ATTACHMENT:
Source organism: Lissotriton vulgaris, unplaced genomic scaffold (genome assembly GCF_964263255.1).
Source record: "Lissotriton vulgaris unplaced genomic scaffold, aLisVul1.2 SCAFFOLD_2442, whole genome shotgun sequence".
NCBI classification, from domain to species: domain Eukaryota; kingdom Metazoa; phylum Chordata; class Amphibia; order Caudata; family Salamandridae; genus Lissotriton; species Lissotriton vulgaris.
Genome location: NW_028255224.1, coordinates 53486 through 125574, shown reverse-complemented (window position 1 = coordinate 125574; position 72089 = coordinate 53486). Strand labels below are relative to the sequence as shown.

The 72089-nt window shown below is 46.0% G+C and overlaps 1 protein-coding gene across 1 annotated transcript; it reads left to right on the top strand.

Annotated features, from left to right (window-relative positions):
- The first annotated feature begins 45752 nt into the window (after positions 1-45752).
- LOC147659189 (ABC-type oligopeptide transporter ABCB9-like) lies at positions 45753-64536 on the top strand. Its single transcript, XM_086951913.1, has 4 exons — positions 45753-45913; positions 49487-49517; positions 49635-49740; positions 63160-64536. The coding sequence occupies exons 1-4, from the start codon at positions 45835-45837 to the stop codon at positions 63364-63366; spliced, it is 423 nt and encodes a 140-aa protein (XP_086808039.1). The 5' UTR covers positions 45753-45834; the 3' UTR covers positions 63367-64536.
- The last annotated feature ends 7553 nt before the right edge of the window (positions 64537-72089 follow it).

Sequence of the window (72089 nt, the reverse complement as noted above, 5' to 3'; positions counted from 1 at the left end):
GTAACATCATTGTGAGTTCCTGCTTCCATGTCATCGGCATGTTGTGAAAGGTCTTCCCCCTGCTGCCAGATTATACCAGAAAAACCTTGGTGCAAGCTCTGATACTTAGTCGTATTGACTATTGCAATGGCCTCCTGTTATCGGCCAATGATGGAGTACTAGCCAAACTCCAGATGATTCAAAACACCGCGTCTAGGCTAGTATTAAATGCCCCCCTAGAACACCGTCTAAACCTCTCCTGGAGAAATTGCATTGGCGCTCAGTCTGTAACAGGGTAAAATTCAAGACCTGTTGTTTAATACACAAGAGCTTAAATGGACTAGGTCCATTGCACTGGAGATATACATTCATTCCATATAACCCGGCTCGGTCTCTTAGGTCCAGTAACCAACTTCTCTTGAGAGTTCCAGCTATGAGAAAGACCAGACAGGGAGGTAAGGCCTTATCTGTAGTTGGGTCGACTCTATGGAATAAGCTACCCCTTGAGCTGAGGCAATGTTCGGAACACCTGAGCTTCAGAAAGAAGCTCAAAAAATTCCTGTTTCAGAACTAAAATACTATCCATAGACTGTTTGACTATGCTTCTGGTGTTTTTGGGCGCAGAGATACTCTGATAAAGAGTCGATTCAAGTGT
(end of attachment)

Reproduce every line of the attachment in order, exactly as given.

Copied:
Source organism: Lissotriton vulgaris, unplaced genomic scaffold (genome assembly GCF_964263255.1).
Source record: "Lissotriton vulgaris unplaced genomic scaffold, aLisVul1.2 SCAFFOLD_2442, whole genome shotgun sequence".
NCBI classification, from domain to species: domain Eukaryota; kingdom Metazoa; phylum Chordata; class Amphibia; order Caudata; family Salamandridae; genus Lissotriton; species Lissotriton vulgaris.
Genome location: NW_028255224.1, coordinates 53486 through 125574, shown reverse-complemented (window position 1 = coordinate 125574; position 72089 = coordinate 53486). Strand labels below are relative to the sequence as shown.

The 72089-nt window shown below is 46.0% G+C and overlaps 1 protein-coding gene across 1 annotated transcript; it reads left to right on the top strand.

Annotated features, from left to right (window-relative positions):
- The first annotated feature begins 45752 nt into the window (after positions 1-45752).
- LOC147659189 (ABC-type oligopeptide transporter ABCB9-like) lies at positions 45753-64536 on the top strand. Its single transcript, XM_086951913.1, has 4 exons — positions 45753-45913; positions 49487-49517; positions 49635-49740; positions 63160-64536. The coding sequence occupies exons 1-4, from the start codon at positions 45835-45837 to the stop codon at positions 63364-63366; spliced, it is 423 nt and encodes a 140-aa protein (XP_086808039.1). The 5' UTR covers positions 45753-45834; the 3' UTR covers positions 63367-64536.
- The last annotated feature ends 7553 nt before the right edge of the window (positions 64537-72089 follow it).

Sequence of the window (72089 nt, the reverse complement as noted above, 5' to 3'; positions counted from 1 at the left end):
GTAACATCATTGTGAGTTCCTGCTTCCATGTCATCGGCATGTTGTGAAAGGTCTTCCCCCTGCTGCCAGATTATACCAGAAAAACCTTGGTGCAAGCTCTGATACTTAGTCGTATTGACTATTGCAATGGCCTCCTGTTATCGGCCAATGATGGAGTACTAGCCAAACTCCAGATGATTCAAAACACCGCGTCTAGGCTAGTATTAAATGCCCCCCTAGAACACCGTCTAAACCTCTCCTGGAGAAATTGCATTGGCGCTCAGTCTGTAACAGGGTAAAATTCAAGACCTGTTGTTTAATACACAAGAGCTTAAATGGACTAGGTCCATTGCACTGGAGATATACATTCATTCCATATAACCCGGCTCGGTCTCTTAGGTCCAGTAACCAACTTCTCTTGAGAGTTCCAGCTATGAGAAAGACCAGACAGGGAGGTAAGGCCTTATCTGTAGTTGGGTCGACTCTATGGAATAAGCTACCCCTTGAGCTGAGGCAATGTTCGGAACACCTGAGCTTCAGAAAGAAGCTCAAAAAATTCCTGTTTCAGAACTAAAATACTATCCATAGACTGTTTGACTATGCTTCTGGTGTTTTTGGGCGCAGAGATACTCTGATAAAGAGTCGATTCAAGTGT